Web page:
US Secretary of State Antony Blinken took the opportunity of a summit between African leaders with Russian President Vladimir Putinon on Thursday, to urge to demand answers regarding a grain crisis that has led many poorer nations to the brink of crisis.
Speaking ahead of a Russia-Africa sit down in Putin’s hometown of Saint Petersburg, Blinken insisted African leaders knew rising food costs, grain and fertilizer shortages were a direct result of Putin’s war in Ukraine.
Several African leaders including South African President Cyril Ramaphosa are expected to attend the Konstantinovsky Palace summit.
“They know exactly who’s to blame for this current situation,” Blinken said of the leaders, some of whom have offered tacit support for Moscow or refused to denounce Putin’s invasion.
“My expectation would be that Russia will hear this clearly from our African partners,” he said, speaking during a visit to New Zealand.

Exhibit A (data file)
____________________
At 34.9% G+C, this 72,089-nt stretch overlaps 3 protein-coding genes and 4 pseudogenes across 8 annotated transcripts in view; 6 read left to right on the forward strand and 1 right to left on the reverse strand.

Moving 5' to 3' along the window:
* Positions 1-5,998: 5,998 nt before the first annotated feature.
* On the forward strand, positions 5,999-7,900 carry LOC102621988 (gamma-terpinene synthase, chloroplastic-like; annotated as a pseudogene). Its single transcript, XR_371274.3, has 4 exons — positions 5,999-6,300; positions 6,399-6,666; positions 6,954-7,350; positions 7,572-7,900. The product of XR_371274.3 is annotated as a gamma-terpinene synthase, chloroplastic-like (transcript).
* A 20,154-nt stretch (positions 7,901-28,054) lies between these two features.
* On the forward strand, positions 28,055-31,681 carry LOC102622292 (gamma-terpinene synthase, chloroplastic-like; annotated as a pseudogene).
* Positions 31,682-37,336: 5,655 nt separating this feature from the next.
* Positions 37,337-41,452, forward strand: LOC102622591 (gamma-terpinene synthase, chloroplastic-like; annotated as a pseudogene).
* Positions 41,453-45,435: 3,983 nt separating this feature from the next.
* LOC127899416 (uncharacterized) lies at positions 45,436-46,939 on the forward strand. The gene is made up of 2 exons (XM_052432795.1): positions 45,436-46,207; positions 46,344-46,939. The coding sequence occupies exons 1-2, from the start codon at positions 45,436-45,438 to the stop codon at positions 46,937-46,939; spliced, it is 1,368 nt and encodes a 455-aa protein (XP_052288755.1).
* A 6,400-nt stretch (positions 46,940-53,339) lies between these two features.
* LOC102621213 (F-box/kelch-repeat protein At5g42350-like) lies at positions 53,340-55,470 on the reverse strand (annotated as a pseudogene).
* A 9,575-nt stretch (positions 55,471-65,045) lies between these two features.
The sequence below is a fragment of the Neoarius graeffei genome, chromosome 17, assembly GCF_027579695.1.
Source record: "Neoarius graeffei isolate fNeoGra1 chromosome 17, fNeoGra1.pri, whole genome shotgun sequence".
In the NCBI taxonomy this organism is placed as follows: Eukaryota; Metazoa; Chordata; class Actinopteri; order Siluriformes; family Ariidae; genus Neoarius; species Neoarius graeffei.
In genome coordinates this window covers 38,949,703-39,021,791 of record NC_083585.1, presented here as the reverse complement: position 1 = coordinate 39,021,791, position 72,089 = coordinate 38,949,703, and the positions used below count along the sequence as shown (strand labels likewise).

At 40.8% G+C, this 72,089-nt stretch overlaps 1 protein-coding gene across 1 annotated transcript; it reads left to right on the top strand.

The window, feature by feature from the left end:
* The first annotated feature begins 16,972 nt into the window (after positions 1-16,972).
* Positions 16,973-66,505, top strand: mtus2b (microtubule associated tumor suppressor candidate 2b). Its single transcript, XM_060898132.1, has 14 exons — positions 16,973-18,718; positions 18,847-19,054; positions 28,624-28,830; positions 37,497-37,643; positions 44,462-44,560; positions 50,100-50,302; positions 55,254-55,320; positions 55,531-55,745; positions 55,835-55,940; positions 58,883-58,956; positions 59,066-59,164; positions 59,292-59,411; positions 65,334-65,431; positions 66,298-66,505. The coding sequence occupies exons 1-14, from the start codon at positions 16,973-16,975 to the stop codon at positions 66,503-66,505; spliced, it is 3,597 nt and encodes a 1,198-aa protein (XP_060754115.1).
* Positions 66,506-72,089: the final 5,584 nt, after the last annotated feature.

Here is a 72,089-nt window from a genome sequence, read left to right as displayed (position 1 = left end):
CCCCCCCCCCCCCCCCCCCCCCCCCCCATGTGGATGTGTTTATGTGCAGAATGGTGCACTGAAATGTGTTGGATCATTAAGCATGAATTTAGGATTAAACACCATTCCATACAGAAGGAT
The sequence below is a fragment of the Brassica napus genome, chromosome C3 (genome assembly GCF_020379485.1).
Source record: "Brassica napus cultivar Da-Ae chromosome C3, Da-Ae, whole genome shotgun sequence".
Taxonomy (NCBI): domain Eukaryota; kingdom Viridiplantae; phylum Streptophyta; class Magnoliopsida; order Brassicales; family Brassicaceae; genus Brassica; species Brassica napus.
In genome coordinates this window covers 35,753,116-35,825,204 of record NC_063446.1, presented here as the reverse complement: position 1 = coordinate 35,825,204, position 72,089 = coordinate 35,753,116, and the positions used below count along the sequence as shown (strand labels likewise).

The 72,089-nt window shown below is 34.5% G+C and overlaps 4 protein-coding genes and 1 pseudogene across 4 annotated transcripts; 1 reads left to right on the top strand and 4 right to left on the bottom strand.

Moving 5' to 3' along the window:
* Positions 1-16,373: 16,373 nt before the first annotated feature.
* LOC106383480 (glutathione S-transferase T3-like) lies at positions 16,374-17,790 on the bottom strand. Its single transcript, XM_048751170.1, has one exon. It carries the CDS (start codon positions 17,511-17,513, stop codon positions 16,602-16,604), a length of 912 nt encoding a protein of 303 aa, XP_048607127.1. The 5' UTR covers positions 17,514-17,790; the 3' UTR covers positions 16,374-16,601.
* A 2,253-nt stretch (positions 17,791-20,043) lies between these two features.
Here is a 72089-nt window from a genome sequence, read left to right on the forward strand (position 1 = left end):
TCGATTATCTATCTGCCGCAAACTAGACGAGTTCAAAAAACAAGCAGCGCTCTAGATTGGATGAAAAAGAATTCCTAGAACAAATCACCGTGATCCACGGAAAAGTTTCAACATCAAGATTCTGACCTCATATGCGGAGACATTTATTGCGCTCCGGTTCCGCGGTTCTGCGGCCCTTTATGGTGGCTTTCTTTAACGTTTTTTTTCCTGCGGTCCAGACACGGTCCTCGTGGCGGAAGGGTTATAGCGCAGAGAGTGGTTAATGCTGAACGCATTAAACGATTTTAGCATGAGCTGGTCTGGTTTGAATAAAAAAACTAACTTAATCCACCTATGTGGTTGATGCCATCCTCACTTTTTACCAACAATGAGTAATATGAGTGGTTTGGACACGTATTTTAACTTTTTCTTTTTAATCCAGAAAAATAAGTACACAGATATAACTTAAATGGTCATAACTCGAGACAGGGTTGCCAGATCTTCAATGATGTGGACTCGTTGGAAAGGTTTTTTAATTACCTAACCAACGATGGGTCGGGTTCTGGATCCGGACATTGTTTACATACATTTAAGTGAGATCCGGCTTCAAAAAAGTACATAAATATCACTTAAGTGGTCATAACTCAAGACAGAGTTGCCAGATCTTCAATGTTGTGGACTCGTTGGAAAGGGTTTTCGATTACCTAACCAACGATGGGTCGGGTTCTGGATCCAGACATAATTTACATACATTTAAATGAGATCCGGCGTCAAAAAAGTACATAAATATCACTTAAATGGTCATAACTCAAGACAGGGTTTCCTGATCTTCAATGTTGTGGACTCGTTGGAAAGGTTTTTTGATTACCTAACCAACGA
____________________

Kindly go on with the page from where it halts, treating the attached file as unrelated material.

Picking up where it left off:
The grain crisis has intensified since Russia withdrew from a deal that allowed Ukraine to export 33 billion tonnes of wheat and other grains.
“It was the equivalent of exporting 18 billion loaves of bread through this one corridor that Russia has now shut down,” Blinken said.
“It wasn’t only pulling out. What have they done since they pulled out? They’ve repeatedly bombed the port of Odesa. They’ve laid mines in the Black Sea. They’ve explicitly threatened shipping. I think that sends a very clear message.”
Russia has said the Turkish-brokered deal did not meet a promise of facilitating Russian exports.
In the last few days, Moscow has sought to reassure African partners, saying it understands their “concern” on the issue.
The Kremlin has said that “without any doubt” it is ready to export grain for free to African countries that need it.
According to the latest monthly report from the US Department of Agriculture, wheat stocks at major exporters are currently at a 10-year low.